Ever since the famous study by Kurt Lewin in 1936, scientists have been studying the concept of aspirations and how they affect an individual’s life path and well-being. More recently, researchers have linked aspirations as a key determinant of educational and occupational outcomes. Today, with growing evidence from field experiments, we are able to confirm that aspirations are one of main drivers of life success.
Micheline Goedhuys and I recently published a working paper “Youth Aspirations and the Future of Work: A Review of the Literature and Evidence”. In it, we investigate the notion of “aspiration gap”, using Debraj Ray’s (2003) definition that the size of the gap can be measured as the distance between where you are and where you want to go. Ray goes on to say that the relationship between aspiration and action is shaped like an inverted U: aspirations that are either too low or too high will yield limited action, whereas reasonable aspirations will motivate effort and produce action.
In my job as a practitioner and researcher for the International Labour Organization (ILO), I have found there is a natural link between development efforts, poverty reduction and aspirations. Much of the focus of our work over the past few years has been about “the future of work”, and aspirations is just that, the ability to visualize what life holds for you, and then act on it. When we visit our constituents in developing countries, we see that aspiration is a construct of ones’ environment: just imagine the aspirations of the adolescent son of a subsistence farmer whose family has been plowing the same plot of land for generations. If we are able to design policies and programmes that help young people visualize the potential pathways to achieving their goals, then we would be able to reach the top of that inverted U curve, and productively mobilize the motivating power of aspirations.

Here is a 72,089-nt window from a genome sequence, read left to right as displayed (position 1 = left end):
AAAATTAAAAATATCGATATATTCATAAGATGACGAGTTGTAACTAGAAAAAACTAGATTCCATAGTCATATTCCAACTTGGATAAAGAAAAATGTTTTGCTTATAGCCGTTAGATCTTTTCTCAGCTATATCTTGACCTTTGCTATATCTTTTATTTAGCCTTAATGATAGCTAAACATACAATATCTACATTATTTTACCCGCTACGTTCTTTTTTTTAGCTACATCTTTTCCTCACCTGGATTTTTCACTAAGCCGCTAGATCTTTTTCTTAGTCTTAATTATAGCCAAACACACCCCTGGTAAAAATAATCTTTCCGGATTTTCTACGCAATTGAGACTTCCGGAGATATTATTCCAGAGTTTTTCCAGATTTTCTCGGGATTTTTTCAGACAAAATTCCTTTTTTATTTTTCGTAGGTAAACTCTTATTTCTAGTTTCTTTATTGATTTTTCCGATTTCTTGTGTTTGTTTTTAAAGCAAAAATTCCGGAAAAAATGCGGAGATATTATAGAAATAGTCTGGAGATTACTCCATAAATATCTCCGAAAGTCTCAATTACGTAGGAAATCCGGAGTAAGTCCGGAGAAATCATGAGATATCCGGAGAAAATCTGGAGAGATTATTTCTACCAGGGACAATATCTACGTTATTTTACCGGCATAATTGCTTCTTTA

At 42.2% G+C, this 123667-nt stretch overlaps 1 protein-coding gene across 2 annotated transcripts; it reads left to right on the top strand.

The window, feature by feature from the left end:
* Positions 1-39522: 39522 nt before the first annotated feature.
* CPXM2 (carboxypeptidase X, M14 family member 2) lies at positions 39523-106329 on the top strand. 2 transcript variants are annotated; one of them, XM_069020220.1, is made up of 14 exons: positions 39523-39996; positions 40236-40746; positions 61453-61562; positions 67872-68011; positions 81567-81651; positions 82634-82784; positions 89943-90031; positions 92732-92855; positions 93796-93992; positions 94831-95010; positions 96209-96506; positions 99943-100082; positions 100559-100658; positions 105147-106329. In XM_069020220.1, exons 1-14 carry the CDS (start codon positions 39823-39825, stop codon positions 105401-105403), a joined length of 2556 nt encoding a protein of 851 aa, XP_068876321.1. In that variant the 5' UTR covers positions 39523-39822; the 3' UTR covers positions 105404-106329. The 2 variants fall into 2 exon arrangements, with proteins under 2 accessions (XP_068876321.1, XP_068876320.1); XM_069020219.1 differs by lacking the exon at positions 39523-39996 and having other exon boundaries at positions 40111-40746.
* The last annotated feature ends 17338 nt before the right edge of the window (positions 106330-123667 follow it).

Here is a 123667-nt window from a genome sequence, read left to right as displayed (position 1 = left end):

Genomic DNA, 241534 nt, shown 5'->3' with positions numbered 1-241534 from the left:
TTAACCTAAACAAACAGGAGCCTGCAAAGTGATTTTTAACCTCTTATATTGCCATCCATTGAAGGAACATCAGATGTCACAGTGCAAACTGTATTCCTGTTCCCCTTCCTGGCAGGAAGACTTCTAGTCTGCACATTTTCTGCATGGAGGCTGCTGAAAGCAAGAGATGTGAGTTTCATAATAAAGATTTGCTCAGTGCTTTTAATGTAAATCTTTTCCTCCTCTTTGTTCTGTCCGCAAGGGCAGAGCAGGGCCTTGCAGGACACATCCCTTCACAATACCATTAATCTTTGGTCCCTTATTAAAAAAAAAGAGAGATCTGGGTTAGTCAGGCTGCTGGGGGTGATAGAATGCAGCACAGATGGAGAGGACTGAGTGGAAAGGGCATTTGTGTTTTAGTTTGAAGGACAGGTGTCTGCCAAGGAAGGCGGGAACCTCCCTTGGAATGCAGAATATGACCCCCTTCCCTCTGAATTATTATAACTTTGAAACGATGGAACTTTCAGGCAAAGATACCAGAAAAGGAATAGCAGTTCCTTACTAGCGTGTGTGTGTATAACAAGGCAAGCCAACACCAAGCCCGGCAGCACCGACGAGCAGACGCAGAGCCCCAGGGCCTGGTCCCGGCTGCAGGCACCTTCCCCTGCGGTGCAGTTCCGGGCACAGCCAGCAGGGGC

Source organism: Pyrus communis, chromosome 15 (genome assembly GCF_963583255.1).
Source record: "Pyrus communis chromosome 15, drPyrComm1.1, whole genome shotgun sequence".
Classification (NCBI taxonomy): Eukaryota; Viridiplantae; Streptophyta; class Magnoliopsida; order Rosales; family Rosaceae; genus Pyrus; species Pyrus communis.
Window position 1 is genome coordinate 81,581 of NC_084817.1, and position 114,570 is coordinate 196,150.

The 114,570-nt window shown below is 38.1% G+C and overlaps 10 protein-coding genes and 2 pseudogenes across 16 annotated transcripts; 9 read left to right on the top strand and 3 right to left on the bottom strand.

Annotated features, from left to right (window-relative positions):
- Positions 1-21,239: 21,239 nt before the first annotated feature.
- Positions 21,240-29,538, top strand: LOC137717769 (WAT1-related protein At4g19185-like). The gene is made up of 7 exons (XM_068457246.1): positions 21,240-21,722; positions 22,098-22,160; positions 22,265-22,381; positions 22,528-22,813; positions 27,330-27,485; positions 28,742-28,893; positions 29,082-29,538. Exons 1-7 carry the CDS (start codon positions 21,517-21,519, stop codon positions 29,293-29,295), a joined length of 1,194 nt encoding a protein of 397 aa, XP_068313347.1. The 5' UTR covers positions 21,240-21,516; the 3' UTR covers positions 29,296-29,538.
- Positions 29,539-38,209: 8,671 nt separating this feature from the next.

So how far off are we and how big is the aspirations gap related to jobs? Well truthfully, we don’t have the full answer, but recently there have been a number of powerful pieces of research that provide some hints.
In 2017, using data from the ILO’s School to Work Transition surveys, the OECD published the report Youth Aspirations and the Reality of Jobs in Developing Countries. The report looked at survey data from 32 developing and transition countries and compared which sectors young people aspire to work in against the actual employment in those sectors. It found that while 57 per cent of young people want to work in the government, only 17 per cent were employed in the public sector, representing a aspiration gap of 40 percent. In an extreme example, the aspiration gap for jobs in the private sector in Madagascar was 81 per cent.
Another study conducted by Education and Employers on 15 and 16 year olds in the UK mapped occupational aspirations against projected labour demand from 2010-2020. It found that the top five dream jobs for young people aged 16–21 in 2011–12 did not align with the proportion of persons aged 22–29 in those occupations in 2017. The report also describes that patterns of jobs chosen by seven-year-olds mirror those selected by 17-year olds.
However there was more positive news coming from Switzerland. In 2010, a study done by Andreas Hirschi found that around 80 per cent of young people in grade seven (aged 13–15) who were predominantly non-college bound had at least one realistic career aspiration. The finding is a nod to the Swiss “dual” system whereby around two-thirds of students go into vocational education and training in grade nine.
To conclude our study, we argue that youths’ aspirations are malleable, which presents an opportunity to intervene. In particular, we recommend five key policy areas to be tackled simultaneously to ensure an appropriate level of aspiration:
All in all, employment policies should be geared towards supporting young people in their aspirations through allowing them to visualize their prospects and by providing the tools necessary to realizing the goals to which they aspire.
This article is part of the Decent Jobs for Youth Blog Series: Youth Rights & Voices. The Blog Series highlights the impact of the COVID-19 pandemic on young women and men in the world of work and discusses action-oriented policy responses and solutions. If you would like to comment or contribute, please contact email@example.com.
 Lewin, K. 1936. Principles of topological psychology (New York, McGraw Hill).
 Stevenson, L.; Lundström, A. 2007. “Dressing the emperor: The fabric of entrepreneurship policy”, in D.B. Audretsch, I. Grilo and R. Thurik (eds): Handbook of research on entrepreneurship policy (Cheltenham, Edward Elgar), pp. 94–129.